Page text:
Lynched and Abandoned
I was startled that in her otherwise heartfelt and astute reflection on the case of the Central Park Five [“Diary of a Mad Law Professor,” May 6], Patricia Williams neglected to mention Joan Didion’s exhaustive 1990 New York Review of Books essay on the crime, the trial, the city. From the “abstraction” of the victim to the “swirl of collateral news,” Didion dissected the improbabilities of the commentary and the case. Interestingly, in subsequent discussions of this case, Didion is rarely mentioned. Is this because she is not, to use Williams’s formulation for neglected skeptics, “poor and black and relentlessly mocked in the media as deluded apologists”?
Patricia Williams wonders in “Lessons From the Central Park Five” if the film of that name “would be having the same reception had a black filmmaker made it,” as opposed to Ken Burns et al. The beauty of the film is that Burns lets the boys (now men) tell their story; Burns doesn’t do the telling. The same can be said of Burns’s Jazz. There were complaints from the black community that that movie, too, was made by a white filmmaker, but the musicians told their own story. Both stories were sitting there waiting to be told. Burns let it happen.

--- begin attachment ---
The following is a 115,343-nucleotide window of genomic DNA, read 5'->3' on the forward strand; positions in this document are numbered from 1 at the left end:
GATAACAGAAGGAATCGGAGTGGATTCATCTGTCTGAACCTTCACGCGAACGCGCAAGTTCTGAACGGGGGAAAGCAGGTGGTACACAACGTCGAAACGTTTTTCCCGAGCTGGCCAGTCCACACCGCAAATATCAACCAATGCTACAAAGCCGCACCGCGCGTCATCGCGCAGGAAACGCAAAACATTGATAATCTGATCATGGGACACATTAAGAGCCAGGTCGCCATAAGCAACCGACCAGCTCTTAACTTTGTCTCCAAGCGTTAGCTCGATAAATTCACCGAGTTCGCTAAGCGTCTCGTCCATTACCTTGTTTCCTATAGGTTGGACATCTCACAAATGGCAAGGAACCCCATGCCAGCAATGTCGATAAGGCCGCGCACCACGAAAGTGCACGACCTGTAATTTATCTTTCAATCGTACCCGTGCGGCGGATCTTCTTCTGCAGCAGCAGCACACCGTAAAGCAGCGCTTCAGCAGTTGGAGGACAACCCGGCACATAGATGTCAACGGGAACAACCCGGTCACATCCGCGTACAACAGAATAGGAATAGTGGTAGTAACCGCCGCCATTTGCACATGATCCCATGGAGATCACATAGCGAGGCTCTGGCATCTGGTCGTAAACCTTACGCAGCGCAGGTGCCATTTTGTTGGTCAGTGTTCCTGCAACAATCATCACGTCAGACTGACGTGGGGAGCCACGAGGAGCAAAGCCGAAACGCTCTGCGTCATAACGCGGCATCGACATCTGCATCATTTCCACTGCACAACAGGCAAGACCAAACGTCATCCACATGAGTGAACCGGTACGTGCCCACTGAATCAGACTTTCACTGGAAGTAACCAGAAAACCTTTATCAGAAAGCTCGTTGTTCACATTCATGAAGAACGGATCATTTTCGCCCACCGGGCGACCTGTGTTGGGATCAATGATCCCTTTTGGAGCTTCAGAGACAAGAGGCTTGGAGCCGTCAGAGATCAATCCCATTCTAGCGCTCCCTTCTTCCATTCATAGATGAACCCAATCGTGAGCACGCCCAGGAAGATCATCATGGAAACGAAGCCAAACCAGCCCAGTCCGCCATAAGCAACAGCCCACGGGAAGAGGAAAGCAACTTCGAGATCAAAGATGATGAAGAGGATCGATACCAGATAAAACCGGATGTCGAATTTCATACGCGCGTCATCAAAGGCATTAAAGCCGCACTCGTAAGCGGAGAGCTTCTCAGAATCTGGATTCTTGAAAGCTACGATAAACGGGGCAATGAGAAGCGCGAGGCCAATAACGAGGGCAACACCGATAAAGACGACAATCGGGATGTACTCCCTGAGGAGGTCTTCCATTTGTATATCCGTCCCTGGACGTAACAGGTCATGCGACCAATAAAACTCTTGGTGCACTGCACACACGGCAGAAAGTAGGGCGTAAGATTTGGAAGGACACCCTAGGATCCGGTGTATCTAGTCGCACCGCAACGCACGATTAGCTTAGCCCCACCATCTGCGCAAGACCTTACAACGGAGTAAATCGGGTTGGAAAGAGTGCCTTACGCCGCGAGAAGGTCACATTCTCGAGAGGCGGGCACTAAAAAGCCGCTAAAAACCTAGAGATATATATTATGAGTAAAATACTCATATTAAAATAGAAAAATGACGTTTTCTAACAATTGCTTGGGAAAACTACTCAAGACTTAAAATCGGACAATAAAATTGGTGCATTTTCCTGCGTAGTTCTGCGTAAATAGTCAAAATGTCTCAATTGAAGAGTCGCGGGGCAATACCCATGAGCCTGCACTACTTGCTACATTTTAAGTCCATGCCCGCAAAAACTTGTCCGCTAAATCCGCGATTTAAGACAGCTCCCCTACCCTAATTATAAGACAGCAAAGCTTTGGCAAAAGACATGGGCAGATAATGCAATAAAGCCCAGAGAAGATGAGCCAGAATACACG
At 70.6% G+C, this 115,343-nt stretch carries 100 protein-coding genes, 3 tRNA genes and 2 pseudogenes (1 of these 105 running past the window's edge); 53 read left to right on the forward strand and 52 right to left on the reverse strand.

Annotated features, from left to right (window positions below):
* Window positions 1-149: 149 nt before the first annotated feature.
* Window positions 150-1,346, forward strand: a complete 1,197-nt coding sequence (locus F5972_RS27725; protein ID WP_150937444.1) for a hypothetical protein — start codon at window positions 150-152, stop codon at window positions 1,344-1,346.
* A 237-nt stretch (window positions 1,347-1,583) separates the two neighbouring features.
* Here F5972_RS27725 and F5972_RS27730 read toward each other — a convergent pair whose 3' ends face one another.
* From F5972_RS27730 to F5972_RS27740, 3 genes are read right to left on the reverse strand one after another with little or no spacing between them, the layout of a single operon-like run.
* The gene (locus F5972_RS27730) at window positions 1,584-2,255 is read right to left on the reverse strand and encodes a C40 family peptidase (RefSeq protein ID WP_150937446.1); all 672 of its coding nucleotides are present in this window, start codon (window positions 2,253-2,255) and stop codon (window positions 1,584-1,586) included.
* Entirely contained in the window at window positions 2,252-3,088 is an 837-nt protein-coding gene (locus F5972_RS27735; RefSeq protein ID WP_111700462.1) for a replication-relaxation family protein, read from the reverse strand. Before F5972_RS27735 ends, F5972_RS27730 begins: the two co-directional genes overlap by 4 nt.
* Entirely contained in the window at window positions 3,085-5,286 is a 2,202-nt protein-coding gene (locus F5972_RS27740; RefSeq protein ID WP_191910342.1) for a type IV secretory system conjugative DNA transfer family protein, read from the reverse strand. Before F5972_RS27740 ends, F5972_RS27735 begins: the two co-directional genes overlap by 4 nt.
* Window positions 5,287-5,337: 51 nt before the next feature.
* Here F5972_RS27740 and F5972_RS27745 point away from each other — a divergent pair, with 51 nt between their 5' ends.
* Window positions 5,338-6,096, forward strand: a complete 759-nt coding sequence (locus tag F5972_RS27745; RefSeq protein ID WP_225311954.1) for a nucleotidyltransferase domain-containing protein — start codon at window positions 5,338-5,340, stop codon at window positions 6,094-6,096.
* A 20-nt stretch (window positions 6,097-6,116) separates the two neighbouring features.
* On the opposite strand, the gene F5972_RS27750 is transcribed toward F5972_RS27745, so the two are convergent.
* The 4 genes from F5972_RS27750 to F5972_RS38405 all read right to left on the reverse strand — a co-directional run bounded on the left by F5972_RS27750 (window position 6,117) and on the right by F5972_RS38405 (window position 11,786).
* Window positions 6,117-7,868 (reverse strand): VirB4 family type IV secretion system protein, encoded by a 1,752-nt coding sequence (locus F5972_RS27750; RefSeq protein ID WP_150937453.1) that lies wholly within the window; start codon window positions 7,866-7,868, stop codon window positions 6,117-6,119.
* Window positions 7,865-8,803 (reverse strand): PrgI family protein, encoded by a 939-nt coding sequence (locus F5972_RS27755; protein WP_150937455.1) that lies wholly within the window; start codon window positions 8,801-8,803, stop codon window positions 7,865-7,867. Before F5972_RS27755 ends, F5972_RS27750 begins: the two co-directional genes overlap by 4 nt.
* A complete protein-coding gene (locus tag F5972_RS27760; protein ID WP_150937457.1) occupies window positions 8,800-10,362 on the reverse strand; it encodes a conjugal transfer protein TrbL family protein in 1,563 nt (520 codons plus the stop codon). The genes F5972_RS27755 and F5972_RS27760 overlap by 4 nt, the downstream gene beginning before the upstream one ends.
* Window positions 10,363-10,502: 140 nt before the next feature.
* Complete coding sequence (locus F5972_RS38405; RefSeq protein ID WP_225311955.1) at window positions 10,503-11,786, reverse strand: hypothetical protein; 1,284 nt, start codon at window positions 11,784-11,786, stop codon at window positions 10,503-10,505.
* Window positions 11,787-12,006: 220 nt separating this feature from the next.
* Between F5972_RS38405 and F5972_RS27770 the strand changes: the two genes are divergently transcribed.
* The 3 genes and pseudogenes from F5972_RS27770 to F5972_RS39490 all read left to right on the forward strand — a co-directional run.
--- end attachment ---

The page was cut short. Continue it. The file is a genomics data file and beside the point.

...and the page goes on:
My primary concern is what it takes, first, for a narrator to be heard and, second, to be heard as credible. It is true that Joan Didion’s excellent essay has enjoyed renewed attention since the PBS debut of Ken Burns’s The Central Park Five. At the time it was published, however, it was roundly denounced by readers of The New York Review of Books, who decried it in outraged, even vitriolic terms. But at least Didion had the power to get it published; and her literary virtuosity has ensured that it endures in collective memory, if underappreciated. If an artist like Didion faced such resistance to being heard about this case, what chance did the young defendants and their families have?
Furthermore, I vehemently disagree that Burns “doesn’t do the telling.” His great gift is precisely in piecing narratives together beautifully and compellingly and so seamlessly that his skilled editing becomes all but invisible. That said, this was not a story “waiting to be told.” It has and had been told over and over and over—in the courts, in the media, in the streets, in the men’s nearly unremarked exoneration in 2002, as well as in Sarah Burns’s well-reviewed but generally unread book. So Ken Burns didn’t “let the stories be told”; he deployed his exceptional craft to let them be heard, and heard as credible. Burns is undoubtedly one of the best filmmakers who ever lived. But it should not require such a rarefied combination of artistry and (yes, race-gender-class) power to convince citizens to take note of what goes on in the name of our justice system.